Rather than let the disappointment of their unsuccessful citizens' ballot initiative deter them, opponents of a planned Central Maine Power Co. transmission line are gearing up for a second crack at stopping the project.
The line's detractors believe they will come out on top this time as they heed the lessons learned from their earlier failure, according to the leader of the group behind the ill-fated ballot initiative.
In 2017, Avangrid Inc. subsidiary CMP proposed to build a $950 million 145-mile transmission line, known as the New England Clean Energy Connect, or NECEC, to deliver 1.2 GW of hydroelectric power from Canada to the New England power grid. Opponents of the project gathered tens of thousands of signatures in order to put on the November ballot a measure aimed at overturning the Maine Public Utilities Commission's 2019 decision approving the project.
But the constitutionality of the citizens' ballot initiative was contested by Central Maine Power, which won its case in front of the Maine Supreme Court in August.
Despite that loss, former Republican state senator and anti-NECEC activist Tom Saviello on Sept. 16 filed paperwork with the Maine secretary of state for a second citizens' initiative to be included on the 2021 ballot.
In an interview, Saviello explained that the initial ballot push against the NECEC project represented the first time he had been involved in crafting a statewide referendum and that the citizens group he leads, Say No to NECEC, had no experience with writing a bulletproof ballot question.
The state supreme court decision ruling against the ballot initiative centered on the question of whether the measure fell within the scope of the citizens' constitutional power to legislate. The court found that it did not, noting that the Maine Public Utilities Commission is a quasi-executive agency whose decisions are not legislative in nature.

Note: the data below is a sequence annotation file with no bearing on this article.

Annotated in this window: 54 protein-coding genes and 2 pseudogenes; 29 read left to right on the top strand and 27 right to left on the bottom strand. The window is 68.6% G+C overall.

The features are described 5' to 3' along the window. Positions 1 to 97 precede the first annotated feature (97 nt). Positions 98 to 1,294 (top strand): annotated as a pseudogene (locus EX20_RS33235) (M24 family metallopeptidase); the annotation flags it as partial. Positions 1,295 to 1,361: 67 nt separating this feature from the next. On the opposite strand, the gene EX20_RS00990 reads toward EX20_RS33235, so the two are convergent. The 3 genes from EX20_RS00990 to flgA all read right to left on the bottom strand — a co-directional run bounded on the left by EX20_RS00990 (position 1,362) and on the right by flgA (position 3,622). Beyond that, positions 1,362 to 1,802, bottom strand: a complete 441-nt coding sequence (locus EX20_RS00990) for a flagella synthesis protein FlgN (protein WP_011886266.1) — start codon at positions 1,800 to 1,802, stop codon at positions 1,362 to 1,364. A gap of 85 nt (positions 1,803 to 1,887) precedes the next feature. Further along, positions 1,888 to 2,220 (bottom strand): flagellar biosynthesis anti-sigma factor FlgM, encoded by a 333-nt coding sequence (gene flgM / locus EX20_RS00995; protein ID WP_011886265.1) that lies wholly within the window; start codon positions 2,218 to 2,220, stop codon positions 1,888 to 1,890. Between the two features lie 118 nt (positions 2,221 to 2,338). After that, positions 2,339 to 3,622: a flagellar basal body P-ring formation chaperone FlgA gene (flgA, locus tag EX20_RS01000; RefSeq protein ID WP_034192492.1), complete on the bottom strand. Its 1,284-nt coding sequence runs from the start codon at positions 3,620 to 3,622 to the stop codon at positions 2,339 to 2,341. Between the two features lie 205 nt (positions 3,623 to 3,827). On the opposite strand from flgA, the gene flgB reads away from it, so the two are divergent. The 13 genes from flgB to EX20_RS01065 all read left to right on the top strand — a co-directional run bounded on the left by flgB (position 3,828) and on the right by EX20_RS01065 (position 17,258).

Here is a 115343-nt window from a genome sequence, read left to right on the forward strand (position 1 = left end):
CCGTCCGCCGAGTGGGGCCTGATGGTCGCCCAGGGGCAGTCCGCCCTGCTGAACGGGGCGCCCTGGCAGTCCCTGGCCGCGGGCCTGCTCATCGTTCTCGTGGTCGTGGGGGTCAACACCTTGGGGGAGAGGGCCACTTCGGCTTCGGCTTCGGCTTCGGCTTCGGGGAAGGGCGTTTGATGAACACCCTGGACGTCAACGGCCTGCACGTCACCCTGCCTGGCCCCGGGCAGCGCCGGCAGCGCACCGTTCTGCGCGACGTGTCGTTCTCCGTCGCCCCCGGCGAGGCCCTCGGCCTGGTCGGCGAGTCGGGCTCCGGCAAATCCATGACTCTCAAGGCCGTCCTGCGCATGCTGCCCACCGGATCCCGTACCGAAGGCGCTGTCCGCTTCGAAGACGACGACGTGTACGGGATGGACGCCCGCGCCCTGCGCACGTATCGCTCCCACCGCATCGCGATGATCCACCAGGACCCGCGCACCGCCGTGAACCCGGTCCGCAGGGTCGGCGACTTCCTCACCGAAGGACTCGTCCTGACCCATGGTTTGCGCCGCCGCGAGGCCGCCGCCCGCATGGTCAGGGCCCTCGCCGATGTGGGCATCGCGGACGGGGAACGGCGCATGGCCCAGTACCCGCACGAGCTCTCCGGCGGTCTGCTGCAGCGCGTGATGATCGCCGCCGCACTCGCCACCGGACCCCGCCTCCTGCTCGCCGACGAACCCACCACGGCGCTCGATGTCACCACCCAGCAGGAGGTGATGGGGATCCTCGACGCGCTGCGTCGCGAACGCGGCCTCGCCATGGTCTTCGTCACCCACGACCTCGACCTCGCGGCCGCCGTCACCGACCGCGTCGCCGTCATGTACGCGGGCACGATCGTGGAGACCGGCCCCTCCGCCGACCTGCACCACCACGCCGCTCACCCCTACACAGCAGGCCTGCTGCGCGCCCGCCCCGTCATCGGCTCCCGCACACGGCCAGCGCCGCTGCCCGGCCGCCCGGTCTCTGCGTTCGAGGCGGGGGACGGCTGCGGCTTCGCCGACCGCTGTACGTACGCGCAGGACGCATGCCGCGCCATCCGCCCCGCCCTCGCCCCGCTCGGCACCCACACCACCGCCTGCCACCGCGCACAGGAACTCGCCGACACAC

But Saviello said he and Say No to NECEC have learned their lesson and reframed the question for the 2021 ballot.
According to the new application, the ballot initiative if passed would require two-thirds of the state legislature to approve any high-impact transmission line construction as well as "any use of public lands for transmission lines and similar linear projects." It also would prohibit any high-impact transmission line construction in approximately 43,300 acres of the Upper Kennebec Region.
The initiative further would include a retroactivity clause to apply the measures to any high-impact electric transmission line that has not begun construction by Sept. 16 of this year. Taken together, Saviello explained, the initiative's provisions should allow the project's opponents to weave around the earlier hurdles.
Maine Secretary of State Matthew Dunlap has 15 business days from Sept. 17 to review the proposed ballot measure and approve the suggested language, according to Saviello.
"There's more anger out there than people [at Central Maine Power] realize," Saviello said. Suggesting that Say No to NECEC was not fully prepared for the process the first time around, Saviello said the group is more organized now and can easily acquire the signatures it needs.
When asked to comment on the potential second ballot initiative, a Central Maine Power spokesperson referred the request to a spokesperson with Clean Energy Matters — a political action committee founded by Central Maine Power and Avangrid subsidiary NECEC Transmission LLC to promote the high-voltage, direct-current transmission project.
Clean Energy Matters provided a statement from NECEC Transmission CEO Thorn Dickinson that said the new initiative "appears to be yet another attempt to use Maine's referendum system to politicize a project which has already been approved by Maine's executive branch, and affirmed by Maine's judicial branch."
As of Sept. 18, Clean Energy Matters spent $11.3 million since its formation and accumulated $11.6 million, according to Maine Campaign Finance, a website run by the Maine Ethics Commission. Of that amount, Maine Campaign Finance said Central Maine Power contributed $7.5 million while two other Avangrid subsidiaries together contributed a total of $4.1 million.
The bulk of that money — just over $7.77 million — has gone toward television ads, the website said.